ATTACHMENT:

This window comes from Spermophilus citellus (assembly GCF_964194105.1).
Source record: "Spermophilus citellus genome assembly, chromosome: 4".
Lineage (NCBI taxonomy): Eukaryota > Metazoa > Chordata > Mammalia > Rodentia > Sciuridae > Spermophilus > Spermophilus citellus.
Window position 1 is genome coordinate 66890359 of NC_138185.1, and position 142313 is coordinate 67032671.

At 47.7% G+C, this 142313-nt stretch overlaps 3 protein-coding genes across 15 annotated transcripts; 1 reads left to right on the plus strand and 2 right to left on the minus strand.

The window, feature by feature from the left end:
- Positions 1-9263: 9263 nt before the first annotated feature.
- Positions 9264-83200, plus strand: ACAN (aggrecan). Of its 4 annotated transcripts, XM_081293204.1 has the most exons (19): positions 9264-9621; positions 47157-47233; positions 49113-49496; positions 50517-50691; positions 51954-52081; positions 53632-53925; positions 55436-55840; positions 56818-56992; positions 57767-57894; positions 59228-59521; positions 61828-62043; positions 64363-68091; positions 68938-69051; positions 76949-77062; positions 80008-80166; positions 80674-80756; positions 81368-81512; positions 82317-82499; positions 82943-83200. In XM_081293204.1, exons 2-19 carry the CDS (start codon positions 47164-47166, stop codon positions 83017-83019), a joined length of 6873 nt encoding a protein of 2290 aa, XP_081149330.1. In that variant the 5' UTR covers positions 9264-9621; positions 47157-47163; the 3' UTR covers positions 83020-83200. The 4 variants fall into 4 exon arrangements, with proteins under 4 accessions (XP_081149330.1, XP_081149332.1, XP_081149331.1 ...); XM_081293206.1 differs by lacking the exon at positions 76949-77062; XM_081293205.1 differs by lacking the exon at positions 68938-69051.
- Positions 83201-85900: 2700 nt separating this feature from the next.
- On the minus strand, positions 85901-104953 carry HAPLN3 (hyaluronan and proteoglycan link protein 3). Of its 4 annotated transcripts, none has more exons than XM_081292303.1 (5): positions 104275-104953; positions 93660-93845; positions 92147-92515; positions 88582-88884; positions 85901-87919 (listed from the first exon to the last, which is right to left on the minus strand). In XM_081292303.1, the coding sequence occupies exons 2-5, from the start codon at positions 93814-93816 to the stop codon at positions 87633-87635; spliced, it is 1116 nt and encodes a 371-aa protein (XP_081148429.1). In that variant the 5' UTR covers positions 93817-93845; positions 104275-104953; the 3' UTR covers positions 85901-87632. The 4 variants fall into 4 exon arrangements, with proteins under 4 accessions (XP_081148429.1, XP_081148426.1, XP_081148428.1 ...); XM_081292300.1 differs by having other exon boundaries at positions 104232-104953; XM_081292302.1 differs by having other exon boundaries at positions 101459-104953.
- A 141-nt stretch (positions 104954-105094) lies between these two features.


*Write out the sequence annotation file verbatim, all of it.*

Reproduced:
This window comes from Spermophilus citellus (assembly GCF_964194105.1).
Source record: "Spermophilus citellus genome assembly, chromosome: 4".
Lineage (NCBI taxonomy): Eukaryota > Metazoa > Chordata > Mammalia > Rodentia > Sciuridae > Spermophilus > Spermophilus citellus.
Window position 1 is genome coordinate 66890359 of NC_138185.1, and position 142313 is coordinate 67032671.

At 47.7% G+C, this 142313-nt stretch overlaps 3 protein-coding genes across 15 annotated transcripts; 1 reads left to right on the plus strand and 2 right to left on the minus strand.

The window, feature by feature from the left end:
- Positions 1-9263: 9263 nt before the first annotated feature.
- Positions 9264-83200, plus strand: ACAN (aggrecan). Of its 4 annotated transcripts, XM_081293204.1 has the most exons (19): positions 9264-9621; positions 47157-47233; positions 49113-49496; positions 50517-50691; positions 51954-52081; positions 53632-53925; positions 55436-55840; positions 56818-56992; positions 57767-57894; positions 59228-59521; positions 61828-62043; positions 64363-68091; positions 68938-69051; positions 76949-77062; positions 80008-80166; positions 80674-80756; positions 81368-81512; positions 82317-82499; positions 82943-83200. In XM_081293204.1, exons 2-19 carry the CDS (start codon positions 47164-47166, stop codon positions 83017-83019), a joined length of 6873 nt encoding a protein of 2290 aa, XP_081149330.1. In that variant the 5' UTR covers positions 9264-9621; positions 47157-47163; the 3' UTR covers positions 83020-83200. The 4 variants fall into 4 exon arrangements, with proteins under 4 accessions (XP_081149330.1, XP_081149332.1, XP_081149331.1 ...); XM_081293206.1 differs by lacking the exon at positions 76949-77062; XM_081293205.1 differs by lacking the exon at positions 68938-69051.
- Positions 83201-85900: 2700 nt separating this feature from the next.
- On the minus strand, positions 85901-104953 carry HAPLN3 (hyaluronan and proteoglycan link protein 3). Of its 4 annotated transcripts, none has more exons than XM_081292303.1 (5): positions 104275-104953; positions 93660-93845; positions 92147-92515; positions 88582-88884; positions 85901-87919 (listed from the first exon to the last, which is right to left on the minus strand). In XM_081292303.1, the coding sequence occupies exons 2-5, from the start codon at positions 93814-93816 to the stop codon at positions 87633-87635; spliced, it is 1116 nt and encodes a 371-aa protein (XP_081148429.1). In that variant the 5' UTR covers positions 93817-93845; positions 104275-104953; the 3' UTR covers positions 85901-87632. The 4 variants fall into 4 exon arrangements, with proteins under 4 accessions (XP_081148429.1, XP_081148426.1, XP_081148428.1 ...); XM_081292300.1 differs by having other exon boundaries at positions 104232-104953; XM_081292302.1 differs by having other exon boundaries at positions 101459-104953.
- A 141-nt stretch (positions 104954-105094) lies between these two features.